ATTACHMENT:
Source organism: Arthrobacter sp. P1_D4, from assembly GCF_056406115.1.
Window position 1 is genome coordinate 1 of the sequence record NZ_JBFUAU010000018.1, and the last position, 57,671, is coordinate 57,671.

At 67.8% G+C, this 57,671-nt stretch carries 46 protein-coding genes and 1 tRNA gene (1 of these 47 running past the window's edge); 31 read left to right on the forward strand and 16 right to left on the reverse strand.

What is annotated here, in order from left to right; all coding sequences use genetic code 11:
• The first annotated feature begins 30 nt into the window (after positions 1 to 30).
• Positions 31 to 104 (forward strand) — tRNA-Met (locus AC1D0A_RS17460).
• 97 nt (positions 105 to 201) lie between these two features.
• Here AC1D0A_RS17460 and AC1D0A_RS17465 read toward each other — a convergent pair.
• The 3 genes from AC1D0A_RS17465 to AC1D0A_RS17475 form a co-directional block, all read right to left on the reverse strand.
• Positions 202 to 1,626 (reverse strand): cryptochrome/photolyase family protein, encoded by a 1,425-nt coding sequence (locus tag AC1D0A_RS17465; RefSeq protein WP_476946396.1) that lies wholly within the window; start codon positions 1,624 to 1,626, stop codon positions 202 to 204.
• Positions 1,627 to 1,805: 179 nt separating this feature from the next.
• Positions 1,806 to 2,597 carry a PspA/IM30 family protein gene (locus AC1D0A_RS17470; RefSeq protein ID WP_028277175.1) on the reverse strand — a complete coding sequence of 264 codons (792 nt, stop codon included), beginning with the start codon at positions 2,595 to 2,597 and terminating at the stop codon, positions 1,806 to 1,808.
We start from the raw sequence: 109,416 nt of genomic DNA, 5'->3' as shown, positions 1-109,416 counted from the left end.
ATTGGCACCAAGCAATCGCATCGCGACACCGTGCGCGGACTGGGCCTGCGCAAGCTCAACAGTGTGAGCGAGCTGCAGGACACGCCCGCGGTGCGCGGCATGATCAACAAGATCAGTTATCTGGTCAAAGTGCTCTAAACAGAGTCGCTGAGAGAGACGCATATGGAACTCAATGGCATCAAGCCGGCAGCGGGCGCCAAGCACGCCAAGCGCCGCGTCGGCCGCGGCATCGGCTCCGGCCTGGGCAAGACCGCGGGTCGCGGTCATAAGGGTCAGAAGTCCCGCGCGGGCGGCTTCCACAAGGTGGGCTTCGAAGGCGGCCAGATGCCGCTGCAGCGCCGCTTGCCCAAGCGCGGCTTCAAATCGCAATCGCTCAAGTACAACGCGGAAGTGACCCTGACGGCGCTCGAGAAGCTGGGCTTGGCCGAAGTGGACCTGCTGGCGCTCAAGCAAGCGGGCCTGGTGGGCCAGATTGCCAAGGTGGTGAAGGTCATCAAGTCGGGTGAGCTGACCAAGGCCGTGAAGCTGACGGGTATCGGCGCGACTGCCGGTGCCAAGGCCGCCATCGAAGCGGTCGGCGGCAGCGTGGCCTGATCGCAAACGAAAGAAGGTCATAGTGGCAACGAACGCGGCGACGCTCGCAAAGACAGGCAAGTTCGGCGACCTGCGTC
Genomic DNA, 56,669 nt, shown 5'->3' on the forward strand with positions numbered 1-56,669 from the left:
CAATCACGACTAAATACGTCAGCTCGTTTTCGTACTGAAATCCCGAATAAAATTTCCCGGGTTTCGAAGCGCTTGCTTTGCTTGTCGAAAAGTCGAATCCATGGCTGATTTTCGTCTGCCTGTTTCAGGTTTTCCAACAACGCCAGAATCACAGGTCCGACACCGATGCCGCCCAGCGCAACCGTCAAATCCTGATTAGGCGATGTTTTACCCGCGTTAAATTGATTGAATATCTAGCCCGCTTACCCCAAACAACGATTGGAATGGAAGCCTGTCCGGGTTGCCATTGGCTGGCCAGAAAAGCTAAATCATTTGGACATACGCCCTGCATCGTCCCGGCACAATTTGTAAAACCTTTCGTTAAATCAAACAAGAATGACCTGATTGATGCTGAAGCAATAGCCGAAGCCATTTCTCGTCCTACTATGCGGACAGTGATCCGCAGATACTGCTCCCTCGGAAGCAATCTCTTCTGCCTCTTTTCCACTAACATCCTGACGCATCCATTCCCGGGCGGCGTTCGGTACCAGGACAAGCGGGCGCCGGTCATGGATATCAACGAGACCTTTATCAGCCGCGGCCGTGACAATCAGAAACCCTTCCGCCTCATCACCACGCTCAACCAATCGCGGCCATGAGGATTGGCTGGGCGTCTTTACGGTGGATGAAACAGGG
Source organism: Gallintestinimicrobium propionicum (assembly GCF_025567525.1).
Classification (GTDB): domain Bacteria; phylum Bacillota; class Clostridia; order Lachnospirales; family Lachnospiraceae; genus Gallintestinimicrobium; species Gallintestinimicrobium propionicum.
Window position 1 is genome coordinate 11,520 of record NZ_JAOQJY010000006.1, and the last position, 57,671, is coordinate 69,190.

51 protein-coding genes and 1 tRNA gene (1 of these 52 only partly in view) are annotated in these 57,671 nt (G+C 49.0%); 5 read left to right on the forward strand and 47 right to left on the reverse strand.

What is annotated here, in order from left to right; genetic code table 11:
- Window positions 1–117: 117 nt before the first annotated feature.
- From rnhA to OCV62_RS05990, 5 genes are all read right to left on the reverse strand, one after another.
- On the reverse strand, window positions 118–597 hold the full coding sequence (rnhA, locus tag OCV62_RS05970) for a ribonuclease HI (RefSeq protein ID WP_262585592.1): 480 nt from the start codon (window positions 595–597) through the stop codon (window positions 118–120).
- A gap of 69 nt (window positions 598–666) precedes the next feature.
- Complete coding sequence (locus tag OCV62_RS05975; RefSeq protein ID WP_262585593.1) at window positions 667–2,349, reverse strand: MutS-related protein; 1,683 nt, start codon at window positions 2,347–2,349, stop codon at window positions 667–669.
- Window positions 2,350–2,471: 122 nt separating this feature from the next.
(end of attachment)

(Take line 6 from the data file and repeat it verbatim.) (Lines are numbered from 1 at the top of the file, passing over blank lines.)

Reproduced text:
• Positions 31 to 104 (forward strand) — tRNA-Met (locus AC1D0A_RS17460).